Johnson’s administration has just dumped an unexploded time bomb in our midst

12th February 2020 / United Kingdom
Johnson's administration has just dumped an unexploded time bomb in our midst

By TruePublica: The lies keep coming in a propaganda war to keep the Brexit delusion going but reality brings us the truth – and this is exemplified no better than the delivery by the Johnson government of an unexploded economic time bomb.


Just three months ago, Boris Johnson restated his insistence there would no checks for goods travelling between Northern Ireland and Great Britain, saying Government documents shared by Labour were “wrong.” He also said: “The deal we’ve done with the EU is a brilliant deal and it allows us to do all the things that Brexit was about so it’s about taking back control of our borders, money, laws – but unlike the previous arrangements it allows the whole of the UK to come out of the EU including Northern Ireland.”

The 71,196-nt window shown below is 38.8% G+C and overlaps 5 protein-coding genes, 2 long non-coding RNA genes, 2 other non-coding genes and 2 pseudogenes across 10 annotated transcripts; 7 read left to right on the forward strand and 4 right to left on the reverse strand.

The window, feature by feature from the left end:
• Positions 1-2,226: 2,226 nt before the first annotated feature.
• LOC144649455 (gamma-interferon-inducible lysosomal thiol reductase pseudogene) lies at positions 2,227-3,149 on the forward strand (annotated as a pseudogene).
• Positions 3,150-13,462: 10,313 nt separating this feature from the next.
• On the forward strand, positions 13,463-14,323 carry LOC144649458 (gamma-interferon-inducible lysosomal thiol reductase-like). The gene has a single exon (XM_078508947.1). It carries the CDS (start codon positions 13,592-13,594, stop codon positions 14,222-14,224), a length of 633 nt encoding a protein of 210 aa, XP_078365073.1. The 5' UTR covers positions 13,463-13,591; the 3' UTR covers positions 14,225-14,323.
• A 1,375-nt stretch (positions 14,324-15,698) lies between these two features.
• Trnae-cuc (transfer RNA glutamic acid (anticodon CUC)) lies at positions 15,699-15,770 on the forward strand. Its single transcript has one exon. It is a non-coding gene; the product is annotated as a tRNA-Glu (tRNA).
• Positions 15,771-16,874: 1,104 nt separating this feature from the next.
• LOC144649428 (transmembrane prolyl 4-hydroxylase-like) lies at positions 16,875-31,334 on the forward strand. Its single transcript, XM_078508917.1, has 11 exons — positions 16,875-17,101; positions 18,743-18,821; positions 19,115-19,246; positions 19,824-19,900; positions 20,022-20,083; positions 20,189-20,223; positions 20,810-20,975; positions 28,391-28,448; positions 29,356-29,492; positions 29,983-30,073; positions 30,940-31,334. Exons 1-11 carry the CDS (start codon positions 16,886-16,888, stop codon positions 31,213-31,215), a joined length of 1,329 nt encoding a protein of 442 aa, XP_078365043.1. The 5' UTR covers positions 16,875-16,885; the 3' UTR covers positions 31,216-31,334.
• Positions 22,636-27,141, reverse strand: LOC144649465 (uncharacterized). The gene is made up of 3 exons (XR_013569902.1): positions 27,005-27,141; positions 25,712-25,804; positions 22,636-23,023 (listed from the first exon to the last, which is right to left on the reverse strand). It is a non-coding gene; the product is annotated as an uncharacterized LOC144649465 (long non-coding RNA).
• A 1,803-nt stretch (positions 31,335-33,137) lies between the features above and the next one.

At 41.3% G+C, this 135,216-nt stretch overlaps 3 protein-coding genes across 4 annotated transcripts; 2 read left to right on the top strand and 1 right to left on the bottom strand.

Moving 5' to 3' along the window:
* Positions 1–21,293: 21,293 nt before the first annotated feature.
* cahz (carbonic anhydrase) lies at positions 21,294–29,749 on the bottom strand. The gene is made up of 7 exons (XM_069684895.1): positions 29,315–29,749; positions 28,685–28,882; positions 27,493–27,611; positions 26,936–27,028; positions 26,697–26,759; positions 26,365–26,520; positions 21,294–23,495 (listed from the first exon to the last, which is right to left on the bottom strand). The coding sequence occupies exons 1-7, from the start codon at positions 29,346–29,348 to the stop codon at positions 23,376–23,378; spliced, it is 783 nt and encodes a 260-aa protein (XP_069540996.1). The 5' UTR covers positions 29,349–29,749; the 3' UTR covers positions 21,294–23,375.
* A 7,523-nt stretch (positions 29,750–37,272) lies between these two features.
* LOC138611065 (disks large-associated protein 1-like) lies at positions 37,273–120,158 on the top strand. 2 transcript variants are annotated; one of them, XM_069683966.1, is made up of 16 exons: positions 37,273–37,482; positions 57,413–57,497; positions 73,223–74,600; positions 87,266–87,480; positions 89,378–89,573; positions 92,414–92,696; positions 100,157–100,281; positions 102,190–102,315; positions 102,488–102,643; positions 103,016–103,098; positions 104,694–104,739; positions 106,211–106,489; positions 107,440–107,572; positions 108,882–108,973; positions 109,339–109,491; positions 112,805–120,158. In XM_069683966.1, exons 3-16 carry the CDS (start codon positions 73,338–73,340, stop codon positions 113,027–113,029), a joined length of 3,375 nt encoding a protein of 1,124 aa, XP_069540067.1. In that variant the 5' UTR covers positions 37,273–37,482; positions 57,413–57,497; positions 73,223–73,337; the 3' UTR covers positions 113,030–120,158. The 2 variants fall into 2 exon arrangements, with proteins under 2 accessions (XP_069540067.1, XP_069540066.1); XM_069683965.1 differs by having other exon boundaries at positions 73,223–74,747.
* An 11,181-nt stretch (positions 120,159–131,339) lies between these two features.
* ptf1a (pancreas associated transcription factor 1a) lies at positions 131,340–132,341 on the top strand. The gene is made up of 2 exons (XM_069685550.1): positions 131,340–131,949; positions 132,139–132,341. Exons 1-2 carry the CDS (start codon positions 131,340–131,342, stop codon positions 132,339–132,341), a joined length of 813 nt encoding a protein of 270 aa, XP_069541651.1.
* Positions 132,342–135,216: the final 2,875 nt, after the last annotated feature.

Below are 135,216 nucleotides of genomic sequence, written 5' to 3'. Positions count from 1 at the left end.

Last October, Johnson vowed yet again that “there will be no border checks.”

The same month, Johnson reiterated that his proposal “would allow the UK whole and entire to withdraw from the EU.” No border checks were restated.

All this was in the run-up to the December election.

Back in 2016, when David Davis was the Brexit Secretary, he reiterated promises that there would be no hard borders or border checks. He even went to Northern Ireland and told them plain and clear.

FullFact even said that border checks was nothing more than speculation. Theresa May, the PM of the day also went to Ireland and said the same and The Telegraph confirmed it to be so. She also confirmed it in the Common Travel Area (CTA) and the objective of a frictionless, seamless border between Ireland and the UK, has been endlessly repeated by both Prime Ministers, the Secretary of State for Northern Ireland, and the Department for Exiting the EU.



Yesterday, Michael Gove told businesses that trade with Europe they need to prepare for “significant change” with “inevitable” border checks for “almost everybody” who imports from the EU from next year.